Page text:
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FAMU Law School Granted Full Accreditation

The Florida A&M University College of Law reached a milestone last week when the American Bar Association’s (ABA) Council of the Section of Legal Education and Admissions granted full accreditation to the Orlando-based law school.

“It shows how hard the staff and faculty worked to meet ABA’s rigorous standards,” said Kent D. Lollis, executive director for Diversity Initiatives at the Law School Admission Council, a nonprofit organization that administers the Law School Admissions Test (LSAT).

Full accreditation will allow FAMU law school graduates to take the bar exam in any state. A total of 189 law schools are fully accredited by the ABA.

“Critics of our school once said that the mountain was too steep to climb,” FAMU law school dean LeRoy Pernell said in an official statement.  “When faced with a mountain you have to cross, the slope is irrelevant.”

In the past two years, the school has increased faculty and its capacities. Since 2007, it has hired 16 new faculty members and has established the Center for International Law and Justice (CILJ) in fall 2008. U.S. News and World Report recognized the school as “the most diverse law school in the nation,” in May. It tied for the No. 1 diversity spot with Texas Southern University.

The school was established by the state of Florida in 1949 and it was closed in 1968. Florida legislators approved re-establishment of the FAMU law school in 2000. The  FAMU law school opened to 89 students in 2002 and received provisional accreditation in August 2004.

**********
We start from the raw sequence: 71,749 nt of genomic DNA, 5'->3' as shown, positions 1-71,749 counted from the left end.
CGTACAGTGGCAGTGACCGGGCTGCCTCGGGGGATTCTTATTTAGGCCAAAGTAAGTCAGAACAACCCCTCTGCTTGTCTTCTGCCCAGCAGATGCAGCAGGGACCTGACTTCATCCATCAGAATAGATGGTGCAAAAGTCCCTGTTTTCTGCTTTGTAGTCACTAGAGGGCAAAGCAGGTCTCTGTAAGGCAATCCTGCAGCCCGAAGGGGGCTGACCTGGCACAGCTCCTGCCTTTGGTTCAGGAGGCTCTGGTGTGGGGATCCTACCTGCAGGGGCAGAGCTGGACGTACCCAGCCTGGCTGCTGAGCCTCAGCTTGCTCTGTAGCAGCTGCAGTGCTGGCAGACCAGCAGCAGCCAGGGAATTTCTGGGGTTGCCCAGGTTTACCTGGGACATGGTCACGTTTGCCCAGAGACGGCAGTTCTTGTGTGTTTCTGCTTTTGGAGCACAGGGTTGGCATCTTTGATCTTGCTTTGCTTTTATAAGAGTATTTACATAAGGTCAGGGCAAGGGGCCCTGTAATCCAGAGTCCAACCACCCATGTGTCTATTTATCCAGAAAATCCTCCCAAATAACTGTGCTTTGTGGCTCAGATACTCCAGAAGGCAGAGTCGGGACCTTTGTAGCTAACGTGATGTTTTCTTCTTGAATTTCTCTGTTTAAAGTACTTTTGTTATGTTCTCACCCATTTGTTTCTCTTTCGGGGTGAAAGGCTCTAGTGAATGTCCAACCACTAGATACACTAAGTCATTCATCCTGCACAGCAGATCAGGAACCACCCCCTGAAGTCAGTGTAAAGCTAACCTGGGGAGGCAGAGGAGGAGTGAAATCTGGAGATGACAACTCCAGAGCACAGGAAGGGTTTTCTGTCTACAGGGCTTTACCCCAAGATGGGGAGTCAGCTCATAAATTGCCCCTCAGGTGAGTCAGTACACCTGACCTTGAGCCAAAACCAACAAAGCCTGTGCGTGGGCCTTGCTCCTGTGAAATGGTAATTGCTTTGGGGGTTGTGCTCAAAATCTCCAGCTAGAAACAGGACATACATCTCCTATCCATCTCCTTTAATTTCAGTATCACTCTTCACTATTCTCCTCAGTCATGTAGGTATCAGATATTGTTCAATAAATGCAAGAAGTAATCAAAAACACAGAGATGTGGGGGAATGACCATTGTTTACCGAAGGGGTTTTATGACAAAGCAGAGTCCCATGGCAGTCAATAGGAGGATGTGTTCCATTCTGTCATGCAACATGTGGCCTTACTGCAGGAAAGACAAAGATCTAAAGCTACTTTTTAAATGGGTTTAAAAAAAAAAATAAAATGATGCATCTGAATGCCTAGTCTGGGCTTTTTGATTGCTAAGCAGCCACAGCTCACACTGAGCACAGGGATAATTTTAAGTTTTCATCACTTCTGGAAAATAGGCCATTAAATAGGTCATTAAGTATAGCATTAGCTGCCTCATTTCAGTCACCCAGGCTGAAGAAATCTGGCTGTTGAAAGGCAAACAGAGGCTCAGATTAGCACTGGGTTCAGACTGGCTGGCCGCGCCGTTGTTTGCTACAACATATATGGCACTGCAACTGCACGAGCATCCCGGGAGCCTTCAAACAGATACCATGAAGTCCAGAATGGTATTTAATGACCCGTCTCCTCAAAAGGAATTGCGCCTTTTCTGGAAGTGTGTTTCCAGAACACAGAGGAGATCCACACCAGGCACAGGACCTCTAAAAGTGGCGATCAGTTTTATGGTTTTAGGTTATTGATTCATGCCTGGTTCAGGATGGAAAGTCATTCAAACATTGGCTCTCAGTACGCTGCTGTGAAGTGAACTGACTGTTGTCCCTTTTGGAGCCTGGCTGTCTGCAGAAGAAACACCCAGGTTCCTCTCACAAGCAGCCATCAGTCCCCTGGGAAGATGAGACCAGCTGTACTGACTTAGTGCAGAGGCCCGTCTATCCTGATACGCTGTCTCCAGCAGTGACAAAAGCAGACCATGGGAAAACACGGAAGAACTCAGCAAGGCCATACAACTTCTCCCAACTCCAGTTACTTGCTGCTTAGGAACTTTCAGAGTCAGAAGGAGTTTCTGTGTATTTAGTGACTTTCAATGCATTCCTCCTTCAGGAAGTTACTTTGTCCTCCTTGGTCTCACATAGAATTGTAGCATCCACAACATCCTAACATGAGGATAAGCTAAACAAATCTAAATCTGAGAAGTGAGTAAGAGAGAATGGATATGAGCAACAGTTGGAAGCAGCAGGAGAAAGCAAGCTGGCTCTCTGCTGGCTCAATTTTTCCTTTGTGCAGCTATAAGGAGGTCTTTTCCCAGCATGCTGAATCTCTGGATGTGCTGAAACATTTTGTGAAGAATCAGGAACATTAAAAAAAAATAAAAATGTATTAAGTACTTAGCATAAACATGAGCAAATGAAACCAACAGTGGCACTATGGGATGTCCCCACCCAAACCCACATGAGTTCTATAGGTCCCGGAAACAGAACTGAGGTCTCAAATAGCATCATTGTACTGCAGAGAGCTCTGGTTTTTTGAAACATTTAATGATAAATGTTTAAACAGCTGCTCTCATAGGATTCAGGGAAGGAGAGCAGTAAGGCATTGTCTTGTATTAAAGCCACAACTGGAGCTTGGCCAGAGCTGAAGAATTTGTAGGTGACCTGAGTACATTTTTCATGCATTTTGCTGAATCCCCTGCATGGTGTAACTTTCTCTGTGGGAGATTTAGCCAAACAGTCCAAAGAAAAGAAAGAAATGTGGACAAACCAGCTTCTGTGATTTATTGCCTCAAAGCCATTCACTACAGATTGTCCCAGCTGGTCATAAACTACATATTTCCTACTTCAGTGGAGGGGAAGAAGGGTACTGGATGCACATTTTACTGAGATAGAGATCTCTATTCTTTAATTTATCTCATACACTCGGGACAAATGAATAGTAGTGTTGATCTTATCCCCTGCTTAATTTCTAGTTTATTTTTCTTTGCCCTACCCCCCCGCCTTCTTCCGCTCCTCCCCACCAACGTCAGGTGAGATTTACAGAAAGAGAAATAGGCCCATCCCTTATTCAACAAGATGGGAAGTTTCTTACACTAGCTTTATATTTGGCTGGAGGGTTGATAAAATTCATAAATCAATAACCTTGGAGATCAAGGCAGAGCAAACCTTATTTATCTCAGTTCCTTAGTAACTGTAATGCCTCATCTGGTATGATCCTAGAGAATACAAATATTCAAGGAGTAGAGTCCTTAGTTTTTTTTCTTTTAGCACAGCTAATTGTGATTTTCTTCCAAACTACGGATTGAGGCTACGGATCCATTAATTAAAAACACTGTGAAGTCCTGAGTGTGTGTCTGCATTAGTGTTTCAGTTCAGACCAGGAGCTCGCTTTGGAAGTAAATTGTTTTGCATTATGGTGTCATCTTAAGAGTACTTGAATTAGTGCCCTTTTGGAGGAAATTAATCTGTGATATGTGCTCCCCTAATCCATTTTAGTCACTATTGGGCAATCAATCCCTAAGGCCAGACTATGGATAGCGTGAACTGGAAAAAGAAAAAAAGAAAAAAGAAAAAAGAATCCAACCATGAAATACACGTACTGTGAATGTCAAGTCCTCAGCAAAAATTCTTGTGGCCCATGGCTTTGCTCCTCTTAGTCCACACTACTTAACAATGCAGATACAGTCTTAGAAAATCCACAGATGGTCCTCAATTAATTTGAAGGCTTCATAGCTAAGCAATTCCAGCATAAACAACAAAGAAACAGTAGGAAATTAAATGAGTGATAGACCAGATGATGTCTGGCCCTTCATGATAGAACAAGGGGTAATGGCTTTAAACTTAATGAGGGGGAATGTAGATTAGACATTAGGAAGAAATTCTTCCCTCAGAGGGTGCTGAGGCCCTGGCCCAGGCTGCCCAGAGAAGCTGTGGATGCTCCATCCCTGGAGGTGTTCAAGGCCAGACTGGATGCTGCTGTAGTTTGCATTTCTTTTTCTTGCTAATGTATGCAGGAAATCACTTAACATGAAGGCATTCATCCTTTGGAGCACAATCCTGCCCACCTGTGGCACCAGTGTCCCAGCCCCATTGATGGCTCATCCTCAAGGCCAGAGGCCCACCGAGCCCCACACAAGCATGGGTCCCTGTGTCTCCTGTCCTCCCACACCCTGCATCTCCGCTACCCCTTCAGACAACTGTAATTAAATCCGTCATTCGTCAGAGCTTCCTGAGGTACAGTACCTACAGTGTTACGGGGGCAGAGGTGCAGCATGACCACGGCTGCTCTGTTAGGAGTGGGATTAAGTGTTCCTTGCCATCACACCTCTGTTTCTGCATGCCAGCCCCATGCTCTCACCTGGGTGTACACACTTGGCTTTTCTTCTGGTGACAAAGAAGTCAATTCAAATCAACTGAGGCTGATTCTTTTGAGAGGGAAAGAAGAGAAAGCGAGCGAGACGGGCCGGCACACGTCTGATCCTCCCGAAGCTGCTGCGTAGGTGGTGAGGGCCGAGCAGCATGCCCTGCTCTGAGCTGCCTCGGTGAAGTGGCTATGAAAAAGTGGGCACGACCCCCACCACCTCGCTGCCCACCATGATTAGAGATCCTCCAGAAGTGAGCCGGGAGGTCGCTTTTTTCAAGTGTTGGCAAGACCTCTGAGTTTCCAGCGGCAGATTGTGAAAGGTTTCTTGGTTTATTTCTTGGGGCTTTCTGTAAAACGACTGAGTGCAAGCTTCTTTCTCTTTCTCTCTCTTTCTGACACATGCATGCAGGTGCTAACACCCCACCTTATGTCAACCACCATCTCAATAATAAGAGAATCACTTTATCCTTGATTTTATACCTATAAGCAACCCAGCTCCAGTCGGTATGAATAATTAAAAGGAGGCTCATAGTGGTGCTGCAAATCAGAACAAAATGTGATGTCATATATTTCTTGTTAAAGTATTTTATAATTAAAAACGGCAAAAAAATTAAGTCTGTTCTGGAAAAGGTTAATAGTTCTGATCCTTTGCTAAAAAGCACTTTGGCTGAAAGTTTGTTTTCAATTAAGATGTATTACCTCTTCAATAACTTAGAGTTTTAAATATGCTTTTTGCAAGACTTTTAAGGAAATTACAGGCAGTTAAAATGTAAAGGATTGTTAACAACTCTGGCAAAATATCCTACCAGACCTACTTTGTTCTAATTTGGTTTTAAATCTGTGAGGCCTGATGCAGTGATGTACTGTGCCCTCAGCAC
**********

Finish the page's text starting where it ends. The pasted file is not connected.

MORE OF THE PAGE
The law school has the mission to provide public service, enhance justice, and to provide opportunities for minorities to attain representation within the legal profession, according to officials.

“It gives them license to help increase the number of people of color in the profession,” Lollis said of FAMU law school, which has about 500 enrolled students.

In 2007, the Associated Press reported that the percentage of Black lawyers in U.S. law firms was 5 percent. In addition to FAMU, there are five other law schools based at HBCUs: Howard University, Texas Southern University, North Carolina Central University, Southern University, and David A. Clarke School of Law at the University of the District of Columbia. Miles Law School, which shares the namesake of Miles College in Birmingham, Ala., was established in 1974 and operates independently of the historically Black college.

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